The developers at Mozilla soon will be adding a new privacy enhancement to the Firefox browser that will help prevent attackers and the operators of third-party Web sites from seeing which other sites a user has visited.
The technology is meant to address one of the older privacy problems on the Web, namely the fact that Web sites can see which links a user has visited. On most sites, any link that a user clicks on will turn a different color after the user clicks. This was designed as a convenience for Web users, enabling them to see where they’d gone on a given site.
The new method should be in the Mozilla development tree soon.
“The biggest threats here are the high-bandwidth techniques, or those
that extract lots of information from users’ browsers quickly. These
are particularly worrisome since they enable not only very focused
attacks, but also the widespread brute-force attacks that are, in
functions are fast and can be used to guess visitedness at hundreds of thousands
of links per minute. To make it harder for web sites to figure out
where you’ve been without radically changing the web, we’re approaching
the way we style links in three fairly subtle ways.”
The privacy-enhancement method, which was developed by L. David Baron of Mozilla, will limit what CSS can do to visited links to only allow color changes; no other style changes to visited links will be allowed. Mozilla also is changing the way the browser lays out pages. “The changes cause all styles to be resolved on all links for both
visited and unvisited states, and it is stored; then, when the link is
styled, the appropriate set of styles is chosen making the code paths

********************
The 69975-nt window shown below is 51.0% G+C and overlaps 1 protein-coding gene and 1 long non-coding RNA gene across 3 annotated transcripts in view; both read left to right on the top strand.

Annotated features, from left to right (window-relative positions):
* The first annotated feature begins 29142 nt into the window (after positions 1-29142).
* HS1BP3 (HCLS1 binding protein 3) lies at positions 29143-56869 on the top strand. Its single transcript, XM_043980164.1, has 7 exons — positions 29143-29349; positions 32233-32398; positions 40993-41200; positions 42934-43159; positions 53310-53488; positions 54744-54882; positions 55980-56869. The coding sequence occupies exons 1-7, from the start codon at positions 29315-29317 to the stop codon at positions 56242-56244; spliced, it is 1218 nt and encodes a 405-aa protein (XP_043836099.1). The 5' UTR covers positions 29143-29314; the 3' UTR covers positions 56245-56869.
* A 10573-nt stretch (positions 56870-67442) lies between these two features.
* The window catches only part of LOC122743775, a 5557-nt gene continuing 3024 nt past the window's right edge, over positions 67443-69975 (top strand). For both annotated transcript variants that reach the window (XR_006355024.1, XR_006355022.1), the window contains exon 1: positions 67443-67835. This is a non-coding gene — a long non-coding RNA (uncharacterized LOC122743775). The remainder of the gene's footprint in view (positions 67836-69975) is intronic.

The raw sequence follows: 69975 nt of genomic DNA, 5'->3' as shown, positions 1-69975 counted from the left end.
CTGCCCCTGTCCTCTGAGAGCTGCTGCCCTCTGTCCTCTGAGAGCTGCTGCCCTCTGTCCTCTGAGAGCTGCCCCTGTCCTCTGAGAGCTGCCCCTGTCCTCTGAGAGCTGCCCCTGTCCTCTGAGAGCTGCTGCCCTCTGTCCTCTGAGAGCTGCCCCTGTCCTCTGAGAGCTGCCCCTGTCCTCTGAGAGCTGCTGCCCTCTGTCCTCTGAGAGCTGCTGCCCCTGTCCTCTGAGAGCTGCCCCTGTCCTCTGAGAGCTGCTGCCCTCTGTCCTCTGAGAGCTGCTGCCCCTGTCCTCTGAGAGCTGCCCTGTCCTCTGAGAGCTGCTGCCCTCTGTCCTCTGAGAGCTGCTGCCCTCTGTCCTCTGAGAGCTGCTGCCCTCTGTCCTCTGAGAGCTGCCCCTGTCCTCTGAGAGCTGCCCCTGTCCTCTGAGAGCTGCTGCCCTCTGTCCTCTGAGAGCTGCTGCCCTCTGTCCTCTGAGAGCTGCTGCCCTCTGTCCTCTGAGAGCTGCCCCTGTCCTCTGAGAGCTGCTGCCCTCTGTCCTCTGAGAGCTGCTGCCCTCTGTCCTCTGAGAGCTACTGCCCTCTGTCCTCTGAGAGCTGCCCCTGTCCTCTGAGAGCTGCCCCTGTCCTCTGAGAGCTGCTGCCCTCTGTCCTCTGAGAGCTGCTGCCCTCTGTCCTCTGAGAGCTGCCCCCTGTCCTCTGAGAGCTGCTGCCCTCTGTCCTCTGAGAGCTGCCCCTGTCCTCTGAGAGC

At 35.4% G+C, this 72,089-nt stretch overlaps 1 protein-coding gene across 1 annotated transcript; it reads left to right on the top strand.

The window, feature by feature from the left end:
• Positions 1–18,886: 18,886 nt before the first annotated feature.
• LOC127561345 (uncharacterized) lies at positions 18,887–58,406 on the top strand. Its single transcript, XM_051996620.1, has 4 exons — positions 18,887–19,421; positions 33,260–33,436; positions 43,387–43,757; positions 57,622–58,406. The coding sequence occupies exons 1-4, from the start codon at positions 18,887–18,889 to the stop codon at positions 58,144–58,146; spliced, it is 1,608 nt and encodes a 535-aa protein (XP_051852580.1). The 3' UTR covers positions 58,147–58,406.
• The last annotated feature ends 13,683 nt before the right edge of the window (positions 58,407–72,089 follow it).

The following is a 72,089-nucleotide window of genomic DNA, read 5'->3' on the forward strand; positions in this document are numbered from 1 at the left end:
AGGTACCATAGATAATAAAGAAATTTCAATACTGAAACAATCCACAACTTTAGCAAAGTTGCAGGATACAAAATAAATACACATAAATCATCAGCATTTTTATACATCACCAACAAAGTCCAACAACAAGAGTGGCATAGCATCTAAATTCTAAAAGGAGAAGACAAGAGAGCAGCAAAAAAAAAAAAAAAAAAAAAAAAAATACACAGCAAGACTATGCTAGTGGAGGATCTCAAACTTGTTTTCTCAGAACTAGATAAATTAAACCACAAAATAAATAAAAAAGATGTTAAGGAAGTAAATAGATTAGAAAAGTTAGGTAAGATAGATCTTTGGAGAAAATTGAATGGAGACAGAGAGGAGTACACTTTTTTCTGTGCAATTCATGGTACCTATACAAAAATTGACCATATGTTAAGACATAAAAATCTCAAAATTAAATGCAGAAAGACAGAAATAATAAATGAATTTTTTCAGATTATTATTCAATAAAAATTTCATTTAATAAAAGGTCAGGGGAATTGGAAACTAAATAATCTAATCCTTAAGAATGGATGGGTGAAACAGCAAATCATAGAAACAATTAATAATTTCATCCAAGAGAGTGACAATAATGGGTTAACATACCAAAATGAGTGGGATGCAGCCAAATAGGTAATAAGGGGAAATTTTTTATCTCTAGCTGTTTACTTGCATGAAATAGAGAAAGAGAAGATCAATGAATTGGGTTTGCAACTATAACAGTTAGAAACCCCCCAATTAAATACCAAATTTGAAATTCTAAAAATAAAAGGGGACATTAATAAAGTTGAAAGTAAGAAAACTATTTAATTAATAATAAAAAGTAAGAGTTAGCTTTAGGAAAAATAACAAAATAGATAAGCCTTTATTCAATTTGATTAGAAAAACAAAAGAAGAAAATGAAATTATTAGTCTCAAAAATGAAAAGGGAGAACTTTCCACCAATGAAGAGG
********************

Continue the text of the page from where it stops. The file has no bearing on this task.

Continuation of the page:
for visited and unvisited links essentially the same length. This
should eliminate some of the easy-to-mount timing attacks,” Stamm wrote.
“We have to be realistic, though: there are many ways all browsers
leak information about you, and fixing CSS history sniffing will not block
all of these leaks. But we believe it’s important to stop the
scariest, most effective history attacks any way we can since it will be
a big win for users’ privacy,” Stamm wrote.
Security researcher Robert Hansen pointed out the limitations of Mozilla’s fix.
“The first problem is that this is only Mozilla – so we’re talking about a
minority of all users. Secondly, of all the hacks we have at our
disposal, this is just an information leakage. In fact, I recently
wrote a letter, as did a handful of other security researchers, and I
only marked this as third on the importance to fix out of five. Worse
yet, it doesn’t actually fix the problem. There are still other timing
based attacks to get the same information. So while it’s great that
we’re finally fixing an 8 year old P1 bug, it’s not like the problem is
gone, we’ve just removed one vector. The bad guys still have others at
their disposal,” Hansen wrote in a blog post on the Mozilla change.